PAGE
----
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Flying with Medication

Can I fly with medications?

Yes, you can bring medications on a plane. But traveling with medicines requires extra planning. Medications may need additional screening in airport security. However, passengers should be able to bring all prescribed medicines and medical supplies onto the airplane.

To make travel easier, review travel guidelines for medications ahead of time. Arrive to the airport early. Have written documentation from your doctor about the medical condition and needed medicines.

When traveling on long flights, be aware of time zones. You might need to adjust your medication schedule. Also, plan for meals if medicines need to be taken with food.

Air travel checklist for travelers with medical needs:

  • Have all medicines and supplies.
  • Know medicine guidelines and laws for the places you will visit.
  • Carry written documentation and prescription information.
  • Pack and store each medicine properly.
  • Plan for airport security.
  • Arrive early.
  • Let airline workers and security agents know about health needs, medical devices, and medications.
  • Make sure that you have extra medicine in a carry-on bag in case luggage gets lost.

How do I carry medication on a plane?

  • All prescription medicines are allowed on airplanes, whether in a carry-on or checked bag.
  • There is no limit to the amount of medications in pill or solid form that you can bring.
  • Liquid medicines are also allowed. Normally, liquids in a carry-on bag have to be 3.4 ounces or less per item. Medicines do not have to follow this rule.
  • Medical equipment such as IV pumps, bags, and syringes are also allowed.

The Transportation Security Administration (TSA) limits the amount of liquids you can bring onto a flight in your carry-on luggage to 3.4 ounces (100 mL). Some medical items do not have to follow this rule.

Medical liquids allowed in a carry-on bag include:

  • Liquid medications
  • Medications in aerosol form (inhalers)
  • Gels, ointments, creams, or pastes
  • Medical accessories such as IV bags, ice packs, or gel packs

How do I pack medication for a flight?

  • Medications are allowed on a flight in either a carry-on or checked bag. It is usually best to pack medicines in a carry-on bag.
    • Checked luggage can be delayed or lost and may not arrive at your final destination.
    • Checked luggage can be exposed to temperature changes and moisture that could affect your medications.
    • Packing medications in a carry-on bag lets you have immediate access.
  • Medications can be packed in a pill box. However, it is usually best to keep medicines in labeled containers provided by your pharmacist.
    • TSA does not require medications to be in their original, labeled, prescription containers. However, using the original containers may limit delays or additional questioning. This is especially important if you have pain medications or other controlled substances.
    • Individual states may also have laws regarding labeling of prescription medications. Contact a local pharmacy in the state you are traveling to if you have questions.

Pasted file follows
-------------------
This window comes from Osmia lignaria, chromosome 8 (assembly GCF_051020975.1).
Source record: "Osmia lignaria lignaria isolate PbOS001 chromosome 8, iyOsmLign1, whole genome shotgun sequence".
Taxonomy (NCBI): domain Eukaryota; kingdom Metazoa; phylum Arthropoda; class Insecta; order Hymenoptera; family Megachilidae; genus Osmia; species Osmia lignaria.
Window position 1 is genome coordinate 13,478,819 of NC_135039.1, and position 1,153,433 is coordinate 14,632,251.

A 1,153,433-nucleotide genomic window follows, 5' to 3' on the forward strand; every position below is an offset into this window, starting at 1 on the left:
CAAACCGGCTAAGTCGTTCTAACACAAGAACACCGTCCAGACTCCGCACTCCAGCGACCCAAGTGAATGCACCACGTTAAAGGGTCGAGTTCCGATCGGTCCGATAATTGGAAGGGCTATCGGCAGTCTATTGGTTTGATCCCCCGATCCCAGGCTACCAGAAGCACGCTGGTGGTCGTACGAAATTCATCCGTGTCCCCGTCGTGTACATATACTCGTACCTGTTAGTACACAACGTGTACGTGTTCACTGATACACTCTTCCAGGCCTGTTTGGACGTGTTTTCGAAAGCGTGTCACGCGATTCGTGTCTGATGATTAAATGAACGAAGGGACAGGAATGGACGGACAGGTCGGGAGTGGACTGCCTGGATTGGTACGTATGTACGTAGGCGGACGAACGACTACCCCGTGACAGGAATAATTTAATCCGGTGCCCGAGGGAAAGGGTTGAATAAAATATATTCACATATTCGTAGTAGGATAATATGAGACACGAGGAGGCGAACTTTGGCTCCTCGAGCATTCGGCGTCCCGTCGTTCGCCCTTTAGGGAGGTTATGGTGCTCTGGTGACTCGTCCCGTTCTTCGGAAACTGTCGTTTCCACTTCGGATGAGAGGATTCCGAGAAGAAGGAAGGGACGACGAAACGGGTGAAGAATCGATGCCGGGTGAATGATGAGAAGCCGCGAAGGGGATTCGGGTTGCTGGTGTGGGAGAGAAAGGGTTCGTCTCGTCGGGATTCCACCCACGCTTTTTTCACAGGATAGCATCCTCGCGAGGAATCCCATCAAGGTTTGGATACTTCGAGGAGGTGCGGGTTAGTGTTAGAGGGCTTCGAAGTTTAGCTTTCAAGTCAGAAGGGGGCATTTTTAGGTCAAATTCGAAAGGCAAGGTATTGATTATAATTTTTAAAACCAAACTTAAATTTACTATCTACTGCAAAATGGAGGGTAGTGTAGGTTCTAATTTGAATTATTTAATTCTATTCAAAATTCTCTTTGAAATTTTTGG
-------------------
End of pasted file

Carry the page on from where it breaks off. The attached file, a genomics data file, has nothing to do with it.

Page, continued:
• Refrigerated medications may be packed using freezer packs, insulated lunch boxes, or coolers within carry-on luggage.
  • Used syringes should be placed in a hard-surface container.
Medications are allowed on a flight in either a carry-on or checked bag. It is usually best to pack medicines in a carry-on bag.

Medications are allowed on a flight in either a carry-on or checked bag. It is usually best to pack medicines in a carry-on bag.

How do I go through airport security with medicines?

  • Arrive early to allow time for additional screening at the security checkpoint.
  • Bring a medication list and note from your doctor. This can speed up the screening process and help answer questions.
  • Tell the security agent that you have medically necessary medications. Otherwise, you may be asked to throw out items that are over the limit for liquids allowed.
  • Liquid medications do not have to be placed in a clear plastic bag.
  • Label all medications and supplies. This can help speed up security screening.
  • Keep medical items separate from the rest of your luggage when you go through the checkpoint. Use separate bins for personal items. Keep medicines and supplies such as freezer packs, IV bags, pumps, and syringes together for inspection.
  • Liquid medications will need to be X-ray screened. The container may be visibly opened, and a sample may be taken and transferred into another container and inspected by a TSA agent.
  • If you do not want your medications to be X-rayed or opened, additional screening methods may be used.

What do I need to know about international travel with medicines?

  • A valid prescription or doctor’s note is required for all medications entering the United States.
  • Each country has their own laws relating to medications and controlled substances. Medicines that are legal in one country may be illegal in another. Check regulations for each place you will visit, including customs and border checkpoints. Contact the foreign embassy to learn more about specific national laws.
  • Find out how much medicine you are allowed to bring into the country at a time. There might be a limit such as 30-day supply or 90-day supply.
  • Keep medicines in their original containers with a prescription label. If medicines are not in their original containers, carry a copy of your medication list or letter from your doctor.

TSA passenger support

Call the TSA Cares helpline: 1-855-787-2227.

Contact TSA passenger support for help with the security screening process for persons with disabilities and medical conditions.


More information on flying with medication

Reviewed: January 2020